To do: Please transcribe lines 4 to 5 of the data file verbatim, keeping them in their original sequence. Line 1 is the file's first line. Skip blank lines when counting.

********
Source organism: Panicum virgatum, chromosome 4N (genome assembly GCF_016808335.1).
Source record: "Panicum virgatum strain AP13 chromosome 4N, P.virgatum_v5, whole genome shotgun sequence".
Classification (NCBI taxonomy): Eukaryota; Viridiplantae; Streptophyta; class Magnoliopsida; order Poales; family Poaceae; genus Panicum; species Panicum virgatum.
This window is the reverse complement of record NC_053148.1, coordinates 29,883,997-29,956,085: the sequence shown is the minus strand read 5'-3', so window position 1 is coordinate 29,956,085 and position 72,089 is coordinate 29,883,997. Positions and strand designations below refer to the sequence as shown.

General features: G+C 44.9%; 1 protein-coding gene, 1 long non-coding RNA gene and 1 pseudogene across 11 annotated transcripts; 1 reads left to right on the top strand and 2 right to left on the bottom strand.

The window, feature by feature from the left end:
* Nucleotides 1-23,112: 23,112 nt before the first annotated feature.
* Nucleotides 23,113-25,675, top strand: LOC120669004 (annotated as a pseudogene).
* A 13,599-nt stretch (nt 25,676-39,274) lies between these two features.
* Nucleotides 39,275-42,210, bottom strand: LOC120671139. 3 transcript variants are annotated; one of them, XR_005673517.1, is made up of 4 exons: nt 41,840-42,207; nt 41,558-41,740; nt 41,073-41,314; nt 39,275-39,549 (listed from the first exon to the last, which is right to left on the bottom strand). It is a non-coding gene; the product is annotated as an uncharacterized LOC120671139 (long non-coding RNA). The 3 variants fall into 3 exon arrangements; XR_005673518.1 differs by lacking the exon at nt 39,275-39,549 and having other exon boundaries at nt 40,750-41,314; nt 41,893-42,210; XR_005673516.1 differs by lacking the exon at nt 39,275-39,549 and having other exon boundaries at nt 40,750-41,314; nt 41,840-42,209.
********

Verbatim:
This window is the reverse complement of record NC_053148.1, coordinates 29,883,997-29,956,085: the sequence shown is the minus strand read 5'-3', so window position 1 is coordinate 29,956,085 and position 72,089 is coordinate 29,883,997. Positions and strand designations below refer to the sequence as shown.

General features: G+C 44.9%; 1 protein-coding gene, 1 long non-coding RNA gene and 1 pseudogene across 11 annotated transcripts; 1 reads left to right on the top strand and 2 right to left on the bottom strand.